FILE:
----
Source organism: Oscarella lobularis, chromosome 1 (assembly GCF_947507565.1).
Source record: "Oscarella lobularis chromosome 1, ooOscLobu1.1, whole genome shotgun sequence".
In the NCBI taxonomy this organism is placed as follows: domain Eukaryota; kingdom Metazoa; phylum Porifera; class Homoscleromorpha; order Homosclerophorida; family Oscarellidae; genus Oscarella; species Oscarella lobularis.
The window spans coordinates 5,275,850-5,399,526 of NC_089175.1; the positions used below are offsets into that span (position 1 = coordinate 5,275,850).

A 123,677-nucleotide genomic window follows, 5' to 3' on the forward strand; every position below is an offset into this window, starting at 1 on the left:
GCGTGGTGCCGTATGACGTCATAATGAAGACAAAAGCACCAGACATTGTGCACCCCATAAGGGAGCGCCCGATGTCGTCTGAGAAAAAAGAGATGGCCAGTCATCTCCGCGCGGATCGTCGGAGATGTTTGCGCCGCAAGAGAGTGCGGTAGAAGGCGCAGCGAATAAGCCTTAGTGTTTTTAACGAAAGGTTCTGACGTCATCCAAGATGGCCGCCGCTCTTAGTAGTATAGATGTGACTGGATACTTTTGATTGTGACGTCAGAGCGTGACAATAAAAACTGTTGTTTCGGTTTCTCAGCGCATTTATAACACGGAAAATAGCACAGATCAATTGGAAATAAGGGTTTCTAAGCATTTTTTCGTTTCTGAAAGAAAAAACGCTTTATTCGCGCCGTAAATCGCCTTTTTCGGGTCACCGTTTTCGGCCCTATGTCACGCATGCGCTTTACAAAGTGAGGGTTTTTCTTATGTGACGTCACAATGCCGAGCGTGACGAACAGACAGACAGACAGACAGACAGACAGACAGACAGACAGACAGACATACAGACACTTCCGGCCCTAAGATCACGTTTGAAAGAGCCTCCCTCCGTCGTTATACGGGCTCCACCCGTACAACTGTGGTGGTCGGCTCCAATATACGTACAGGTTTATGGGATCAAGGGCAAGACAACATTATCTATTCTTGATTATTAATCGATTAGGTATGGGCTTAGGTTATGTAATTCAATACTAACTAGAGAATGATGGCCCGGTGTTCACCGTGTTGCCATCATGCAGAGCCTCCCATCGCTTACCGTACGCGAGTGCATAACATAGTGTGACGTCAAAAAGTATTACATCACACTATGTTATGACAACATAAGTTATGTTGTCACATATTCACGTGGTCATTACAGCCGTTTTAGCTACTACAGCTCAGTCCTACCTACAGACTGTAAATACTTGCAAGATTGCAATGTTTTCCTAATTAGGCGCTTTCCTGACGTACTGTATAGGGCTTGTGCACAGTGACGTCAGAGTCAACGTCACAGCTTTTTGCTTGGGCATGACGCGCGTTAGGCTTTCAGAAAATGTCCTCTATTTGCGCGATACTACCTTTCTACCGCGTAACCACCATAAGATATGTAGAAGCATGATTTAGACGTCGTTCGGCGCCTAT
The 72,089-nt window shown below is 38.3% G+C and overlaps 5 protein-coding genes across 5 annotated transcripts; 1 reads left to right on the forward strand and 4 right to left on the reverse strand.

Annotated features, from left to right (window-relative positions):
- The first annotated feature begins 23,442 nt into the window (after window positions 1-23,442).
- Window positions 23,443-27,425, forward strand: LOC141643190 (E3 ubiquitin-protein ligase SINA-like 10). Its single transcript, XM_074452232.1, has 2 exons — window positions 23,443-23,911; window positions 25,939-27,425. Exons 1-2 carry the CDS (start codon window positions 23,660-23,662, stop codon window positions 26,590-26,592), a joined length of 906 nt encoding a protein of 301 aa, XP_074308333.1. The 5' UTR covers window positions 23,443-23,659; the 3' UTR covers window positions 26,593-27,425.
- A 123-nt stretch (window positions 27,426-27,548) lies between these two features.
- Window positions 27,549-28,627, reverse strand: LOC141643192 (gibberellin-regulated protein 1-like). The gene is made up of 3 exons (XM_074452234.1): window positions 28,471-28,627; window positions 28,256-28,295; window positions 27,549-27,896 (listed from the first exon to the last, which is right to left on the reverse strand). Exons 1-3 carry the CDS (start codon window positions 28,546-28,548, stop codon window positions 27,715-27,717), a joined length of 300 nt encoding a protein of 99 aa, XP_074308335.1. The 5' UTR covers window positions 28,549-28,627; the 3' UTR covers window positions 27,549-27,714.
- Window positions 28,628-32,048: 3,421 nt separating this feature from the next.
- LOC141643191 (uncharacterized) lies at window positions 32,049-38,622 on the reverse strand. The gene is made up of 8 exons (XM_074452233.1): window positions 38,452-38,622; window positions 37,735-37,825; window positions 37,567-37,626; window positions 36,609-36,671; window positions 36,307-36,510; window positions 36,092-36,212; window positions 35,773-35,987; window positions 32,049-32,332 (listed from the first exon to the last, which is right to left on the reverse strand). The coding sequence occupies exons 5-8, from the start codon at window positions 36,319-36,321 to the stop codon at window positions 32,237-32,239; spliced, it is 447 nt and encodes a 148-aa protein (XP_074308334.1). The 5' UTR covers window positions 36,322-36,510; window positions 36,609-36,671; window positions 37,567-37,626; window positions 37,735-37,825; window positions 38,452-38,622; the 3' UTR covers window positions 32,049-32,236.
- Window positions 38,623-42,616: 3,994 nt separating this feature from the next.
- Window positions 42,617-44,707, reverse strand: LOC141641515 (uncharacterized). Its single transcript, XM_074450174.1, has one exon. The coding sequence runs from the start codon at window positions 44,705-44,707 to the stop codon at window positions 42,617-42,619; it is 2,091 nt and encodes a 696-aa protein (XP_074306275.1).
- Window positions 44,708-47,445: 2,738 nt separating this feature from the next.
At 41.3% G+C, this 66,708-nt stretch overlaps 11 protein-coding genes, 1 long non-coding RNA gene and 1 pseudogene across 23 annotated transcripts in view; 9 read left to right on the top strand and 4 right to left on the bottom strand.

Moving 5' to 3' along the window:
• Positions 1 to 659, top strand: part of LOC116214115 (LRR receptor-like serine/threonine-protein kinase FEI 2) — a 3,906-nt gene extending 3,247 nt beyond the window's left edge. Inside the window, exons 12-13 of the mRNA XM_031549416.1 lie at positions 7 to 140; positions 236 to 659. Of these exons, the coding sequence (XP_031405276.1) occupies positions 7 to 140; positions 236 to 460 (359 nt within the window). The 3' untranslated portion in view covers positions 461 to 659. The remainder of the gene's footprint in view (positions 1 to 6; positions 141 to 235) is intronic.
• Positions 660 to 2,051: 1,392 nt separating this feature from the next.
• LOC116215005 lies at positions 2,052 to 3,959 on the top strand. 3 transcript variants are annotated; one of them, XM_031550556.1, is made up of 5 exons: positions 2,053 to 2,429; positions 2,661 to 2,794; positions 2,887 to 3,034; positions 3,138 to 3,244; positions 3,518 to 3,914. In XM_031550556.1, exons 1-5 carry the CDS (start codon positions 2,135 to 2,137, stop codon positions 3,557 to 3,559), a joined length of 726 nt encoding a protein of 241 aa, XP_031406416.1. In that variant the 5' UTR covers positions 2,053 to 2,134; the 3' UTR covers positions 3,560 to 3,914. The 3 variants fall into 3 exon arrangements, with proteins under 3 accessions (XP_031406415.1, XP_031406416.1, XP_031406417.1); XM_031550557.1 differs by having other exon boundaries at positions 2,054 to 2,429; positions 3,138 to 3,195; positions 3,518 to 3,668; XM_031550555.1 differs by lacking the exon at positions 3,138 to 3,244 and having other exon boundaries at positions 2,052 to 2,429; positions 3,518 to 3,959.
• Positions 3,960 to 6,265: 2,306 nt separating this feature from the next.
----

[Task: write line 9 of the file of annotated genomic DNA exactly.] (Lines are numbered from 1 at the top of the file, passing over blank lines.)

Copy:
- The first annotated feature begins 23,442 nt into the window (after window positions 1-23,442).